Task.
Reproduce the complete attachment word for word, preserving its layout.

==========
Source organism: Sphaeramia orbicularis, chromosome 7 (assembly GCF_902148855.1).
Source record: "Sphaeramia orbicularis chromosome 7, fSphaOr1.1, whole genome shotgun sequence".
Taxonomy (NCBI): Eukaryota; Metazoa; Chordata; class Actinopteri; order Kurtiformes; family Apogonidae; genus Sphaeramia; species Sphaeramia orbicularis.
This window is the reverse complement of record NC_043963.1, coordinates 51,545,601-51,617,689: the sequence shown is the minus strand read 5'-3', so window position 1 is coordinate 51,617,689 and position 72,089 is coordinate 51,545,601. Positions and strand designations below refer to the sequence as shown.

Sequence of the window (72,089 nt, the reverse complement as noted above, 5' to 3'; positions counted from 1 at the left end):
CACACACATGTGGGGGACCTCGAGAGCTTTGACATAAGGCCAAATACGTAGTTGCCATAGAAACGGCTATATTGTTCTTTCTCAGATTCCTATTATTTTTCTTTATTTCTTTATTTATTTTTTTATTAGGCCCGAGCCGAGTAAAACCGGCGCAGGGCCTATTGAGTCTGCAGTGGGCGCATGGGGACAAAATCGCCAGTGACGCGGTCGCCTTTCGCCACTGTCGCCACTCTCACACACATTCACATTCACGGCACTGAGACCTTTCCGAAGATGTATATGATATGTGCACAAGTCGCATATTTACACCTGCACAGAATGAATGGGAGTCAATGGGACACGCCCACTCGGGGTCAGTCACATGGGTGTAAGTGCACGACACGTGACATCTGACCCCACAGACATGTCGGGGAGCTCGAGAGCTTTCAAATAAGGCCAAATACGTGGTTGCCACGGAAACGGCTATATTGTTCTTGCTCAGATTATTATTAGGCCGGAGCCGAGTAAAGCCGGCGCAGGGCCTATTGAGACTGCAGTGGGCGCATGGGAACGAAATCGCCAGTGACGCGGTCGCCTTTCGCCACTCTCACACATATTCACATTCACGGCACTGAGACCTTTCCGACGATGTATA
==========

Source organism: Sphaeramia orbicularis, chromosome 7 (assembly GCF_902148855.1).
Source record: "Sphaeramia orbicularis chromosome 7, fSphaOr1.1, whole genome shotgun sequence".
Taxonomy (NCBI): Eukaryota; Metazoa; Chordata; class Actinopteri; order Kurtiformes; family Apogonidae; genus Sphaeramia; species Sphaeramia orbicularis.
This window is the reverse complement of record NC_043963.1, coordinates 51,545,601-51,617,689: the sequence shown is the minus strand read 5'-3', so window position 1 is coordinate 51,617,689 and position 72,089 is coordinate 51,545,601. Positions and strand designations below refer to the sequence as shown.

Sequence of the window (72,089 nt, the reverse complement as noted above, 5' to 3'; positions counted from 1 at the left end):
CACACACATGTGGGGGACCTCGAGAGCTTTGACATAAGGCCAAATACGTAGTTGCCATAGAAACGGCTATATTGTTCTTTCTCAGATTCCTATTATTTTTCTTTATTTCTTTATTTATTTTTTTATTAGGCCCGAGCCGAGTAAAACCGGCGCAGGGCCTATTGAGTCTGCAGTGGGCGCATGGGGACAAAATCGCCAGTGACGCGGTCGCCTTTCGCCACTGTCGCCACTCTCACACACATTCACATTCACGGCACTGAGACCTTTCCGAAGATGTATATGATATGTGCACAAGTCGCATATTTACACCTGCACAGAATGAATGGGAGTCAATGGGACACGCCCACTCGGGGTCAGTCACATGGGTGTAAGTGCACGACACGTGACATCTGACCCCACAGACATGTCGGGGAGCTCGAGAGCTTTCAAATAAGGCCAAATACGTGGTTGCCACGGAAACGGCTATATTGTTCTTGCTCAGATTATTATTAGGCCGGAGCCGAGTAAAGCCGGCGCAGGGCCTATTGAGACTGCAGTGGGCGCATGGGAACGAAATCGCCAGTGACGCGGTCGCCTTTCGCCACTCTCACACATATTCACATTCACGGCACTGAGACCTTTCCGACGATGTATA